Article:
Acquiring and maintaining second-language skills: An examination of Canadian federal public service programs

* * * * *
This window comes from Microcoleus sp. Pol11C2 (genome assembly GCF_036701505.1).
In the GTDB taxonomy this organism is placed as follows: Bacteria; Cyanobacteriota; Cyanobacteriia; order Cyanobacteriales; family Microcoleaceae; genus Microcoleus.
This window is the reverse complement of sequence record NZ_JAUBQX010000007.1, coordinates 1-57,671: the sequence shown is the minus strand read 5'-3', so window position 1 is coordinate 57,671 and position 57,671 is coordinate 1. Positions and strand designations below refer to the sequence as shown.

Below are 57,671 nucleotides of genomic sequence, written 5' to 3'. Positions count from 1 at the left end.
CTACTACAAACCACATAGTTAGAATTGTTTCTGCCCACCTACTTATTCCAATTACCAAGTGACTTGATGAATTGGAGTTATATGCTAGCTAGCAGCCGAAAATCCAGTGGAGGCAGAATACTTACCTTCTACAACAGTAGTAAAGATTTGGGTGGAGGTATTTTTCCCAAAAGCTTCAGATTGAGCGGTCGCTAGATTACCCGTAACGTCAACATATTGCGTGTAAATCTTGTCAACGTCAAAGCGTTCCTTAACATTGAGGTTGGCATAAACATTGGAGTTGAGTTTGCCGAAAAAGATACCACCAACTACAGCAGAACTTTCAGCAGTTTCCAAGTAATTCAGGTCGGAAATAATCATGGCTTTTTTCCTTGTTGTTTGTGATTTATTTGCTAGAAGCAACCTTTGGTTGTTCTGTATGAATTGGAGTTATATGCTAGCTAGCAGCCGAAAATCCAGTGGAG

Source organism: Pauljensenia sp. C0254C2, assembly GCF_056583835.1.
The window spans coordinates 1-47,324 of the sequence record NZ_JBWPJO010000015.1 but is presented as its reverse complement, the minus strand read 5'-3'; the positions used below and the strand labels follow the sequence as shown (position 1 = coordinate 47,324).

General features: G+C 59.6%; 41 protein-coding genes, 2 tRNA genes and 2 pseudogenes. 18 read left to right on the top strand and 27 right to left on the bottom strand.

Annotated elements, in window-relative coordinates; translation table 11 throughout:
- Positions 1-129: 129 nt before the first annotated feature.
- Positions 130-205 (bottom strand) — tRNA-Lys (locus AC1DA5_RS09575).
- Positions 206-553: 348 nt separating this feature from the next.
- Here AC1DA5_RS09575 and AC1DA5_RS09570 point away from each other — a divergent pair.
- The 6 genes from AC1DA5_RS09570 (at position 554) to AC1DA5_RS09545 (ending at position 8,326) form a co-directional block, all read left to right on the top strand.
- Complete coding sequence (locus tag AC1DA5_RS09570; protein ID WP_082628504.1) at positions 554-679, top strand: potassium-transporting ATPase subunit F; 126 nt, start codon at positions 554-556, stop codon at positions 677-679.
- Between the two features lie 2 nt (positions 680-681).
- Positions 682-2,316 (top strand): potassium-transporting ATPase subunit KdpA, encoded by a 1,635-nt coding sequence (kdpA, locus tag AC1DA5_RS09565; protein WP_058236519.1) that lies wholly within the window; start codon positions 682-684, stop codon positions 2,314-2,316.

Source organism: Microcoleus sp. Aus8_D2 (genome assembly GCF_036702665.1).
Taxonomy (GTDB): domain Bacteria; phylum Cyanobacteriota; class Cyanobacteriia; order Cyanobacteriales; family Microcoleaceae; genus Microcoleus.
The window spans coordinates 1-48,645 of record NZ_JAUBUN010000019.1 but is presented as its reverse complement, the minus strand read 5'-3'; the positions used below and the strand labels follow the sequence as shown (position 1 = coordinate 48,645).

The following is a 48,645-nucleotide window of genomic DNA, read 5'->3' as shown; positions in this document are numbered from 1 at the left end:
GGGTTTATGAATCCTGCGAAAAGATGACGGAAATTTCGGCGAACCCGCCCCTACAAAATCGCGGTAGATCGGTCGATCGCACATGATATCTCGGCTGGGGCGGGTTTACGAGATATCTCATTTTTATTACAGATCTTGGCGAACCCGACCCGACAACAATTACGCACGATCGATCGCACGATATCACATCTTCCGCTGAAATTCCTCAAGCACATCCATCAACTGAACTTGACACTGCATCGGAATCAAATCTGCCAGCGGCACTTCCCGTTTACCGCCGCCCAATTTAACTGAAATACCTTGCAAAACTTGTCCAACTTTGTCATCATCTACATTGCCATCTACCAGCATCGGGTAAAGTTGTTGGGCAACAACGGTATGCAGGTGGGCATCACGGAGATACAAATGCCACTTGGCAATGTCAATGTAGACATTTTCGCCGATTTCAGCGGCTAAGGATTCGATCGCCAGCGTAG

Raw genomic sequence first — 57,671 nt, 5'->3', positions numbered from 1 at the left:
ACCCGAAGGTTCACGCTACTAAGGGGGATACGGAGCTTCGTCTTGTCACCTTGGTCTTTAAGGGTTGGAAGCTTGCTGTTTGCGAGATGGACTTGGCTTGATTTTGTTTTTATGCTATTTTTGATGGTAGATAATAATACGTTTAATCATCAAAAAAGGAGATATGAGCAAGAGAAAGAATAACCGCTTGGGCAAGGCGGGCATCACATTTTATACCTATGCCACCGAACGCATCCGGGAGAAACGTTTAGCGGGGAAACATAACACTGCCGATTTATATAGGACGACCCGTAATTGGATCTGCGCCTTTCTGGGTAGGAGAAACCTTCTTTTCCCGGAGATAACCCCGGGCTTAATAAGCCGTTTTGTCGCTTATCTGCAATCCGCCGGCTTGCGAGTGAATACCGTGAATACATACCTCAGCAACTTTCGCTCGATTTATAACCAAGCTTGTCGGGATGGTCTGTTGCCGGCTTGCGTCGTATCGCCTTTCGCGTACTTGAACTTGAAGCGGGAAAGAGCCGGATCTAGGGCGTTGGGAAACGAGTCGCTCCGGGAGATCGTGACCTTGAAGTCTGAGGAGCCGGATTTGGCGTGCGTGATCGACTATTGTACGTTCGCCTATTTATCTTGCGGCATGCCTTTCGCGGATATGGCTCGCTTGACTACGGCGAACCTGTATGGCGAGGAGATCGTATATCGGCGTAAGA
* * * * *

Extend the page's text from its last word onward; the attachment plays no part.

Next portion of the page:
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Research has shown that although it takes time and effort to acquire additional languages, they are valuable assets. Both teachers and learners have to be motivated, and active participation is required to succeed. Unfortunately, when active training is completed, the acquired skills seem to be easily lost. In this project, I describe specific programs used for the purpose of language training and the goals that are set for the military and civilian second language (L2) learners within the Ministry of National Defence bilingual Canada. I also review relevant literature in order to identify ways to maintain the acquired L2 skills after active learning has ended. During my literature research, I examined areas that pertain to language acquisition from both teachers’ and learners’ points of view. Teaching methods, testing within the government program, motivation, aptitude, and computer-assisted learning technologies were explored with respect to their use and educational value. Most of the studies that I found in my research indicate that teachers’ and learners’ motivation is an essential factor for success, that L2 is still a developing field where research is insufficient, and that many questions remain concerning retention of acquired L2 skills. Even if little research has been conducted on the question of language retention and maintenance to find out the rate at which an L2 is lost, the impression is that to maintain the acquired (L2) skills, teachers’ energies must be focused on ways to promote ongoing maintenance habits right from the beginning.